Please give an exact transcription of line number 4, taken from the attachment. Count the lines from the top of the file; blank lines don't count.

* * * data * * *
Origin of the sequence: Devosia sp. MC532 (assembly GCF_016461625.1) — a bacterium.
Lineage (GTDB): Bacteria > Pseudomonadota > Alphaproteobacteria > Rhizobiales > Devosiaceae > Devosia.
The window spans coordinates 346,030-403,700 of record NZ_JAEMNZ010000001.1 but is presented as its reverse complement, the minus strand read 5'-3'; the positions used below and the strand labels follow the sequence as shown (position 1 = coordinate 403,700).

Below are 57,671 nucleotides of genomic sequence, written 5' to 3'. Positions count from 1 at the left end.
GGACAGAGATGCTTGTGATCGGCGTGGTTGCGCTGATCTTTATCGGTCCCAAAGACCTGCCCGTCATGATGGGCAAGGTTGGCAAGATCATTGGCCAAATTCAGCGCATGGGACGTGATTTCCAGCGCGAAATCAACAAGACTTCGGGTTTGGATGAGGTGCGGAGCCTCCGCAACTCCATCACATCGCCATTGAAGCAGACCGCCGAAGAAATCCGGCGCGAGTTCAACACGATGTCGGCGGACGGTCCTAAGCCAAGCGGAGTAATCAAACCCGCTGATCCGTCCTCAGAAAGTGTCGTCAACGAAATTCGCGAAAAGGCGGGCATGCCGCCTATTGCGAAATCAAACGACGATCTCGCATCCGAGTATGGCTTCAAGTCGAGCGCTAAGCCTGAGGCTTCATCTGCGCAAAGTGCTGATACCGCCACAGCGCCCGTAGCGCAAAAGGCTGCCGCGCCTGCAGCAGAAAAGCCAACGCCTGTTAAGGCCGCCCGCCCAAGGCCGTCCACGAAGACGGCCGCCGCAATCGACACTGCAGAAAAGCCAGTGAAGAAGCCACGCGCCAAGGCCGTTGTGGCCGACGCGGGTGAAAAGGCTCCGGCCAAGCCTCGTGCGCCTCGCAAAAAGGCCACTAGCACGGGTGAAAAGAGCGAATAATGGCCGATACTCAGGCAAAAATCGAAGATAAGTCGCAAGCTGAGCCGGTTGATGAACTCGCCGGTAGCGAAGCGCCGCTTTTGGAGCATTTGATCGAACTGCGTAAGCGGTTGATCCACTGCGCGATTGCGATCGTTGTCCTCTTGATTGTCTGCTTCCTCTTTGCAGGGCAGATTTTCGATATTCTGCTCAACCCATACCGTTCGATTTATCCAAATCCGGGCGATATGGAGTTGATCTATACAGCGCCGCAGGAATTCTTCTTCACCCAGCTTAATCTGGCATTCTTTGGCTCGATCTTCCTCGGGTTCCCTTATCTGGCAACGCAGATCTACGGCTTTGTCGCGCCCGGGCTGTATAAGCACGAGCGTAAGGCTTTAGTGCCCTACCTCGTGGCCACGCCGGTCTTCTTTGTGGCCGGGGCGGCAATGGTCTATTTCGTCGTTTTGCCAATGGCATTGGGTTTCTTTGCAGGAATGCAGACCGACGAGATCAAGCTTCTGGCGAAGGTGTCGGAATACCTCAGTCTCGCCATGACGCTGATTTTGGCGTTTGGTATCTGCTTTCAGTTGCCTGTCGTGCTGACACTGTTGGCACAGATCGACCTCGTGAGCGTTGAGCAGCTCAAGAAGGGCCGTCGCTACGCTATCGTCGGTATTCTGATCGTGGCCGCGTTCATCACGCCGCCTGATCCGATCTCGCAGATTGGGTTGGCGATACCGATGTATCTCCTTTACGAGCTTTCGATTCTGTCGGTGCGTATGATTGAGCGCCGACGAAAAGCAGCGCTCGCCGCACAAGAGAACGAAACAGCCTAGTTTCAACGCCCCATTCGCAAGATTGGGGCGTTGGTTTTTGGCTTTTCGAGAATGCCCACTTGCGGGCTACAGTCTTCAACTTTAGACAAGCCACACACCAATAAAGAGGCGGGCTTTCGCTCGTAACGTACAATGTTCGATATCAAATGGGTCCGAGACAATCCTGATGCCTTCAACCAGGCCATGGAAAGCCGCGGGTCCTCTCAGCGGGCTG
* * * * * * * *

Below are 57,671 nucleotides of genomic sequence, written 5' to 3'. Positions count from 1 at the left end.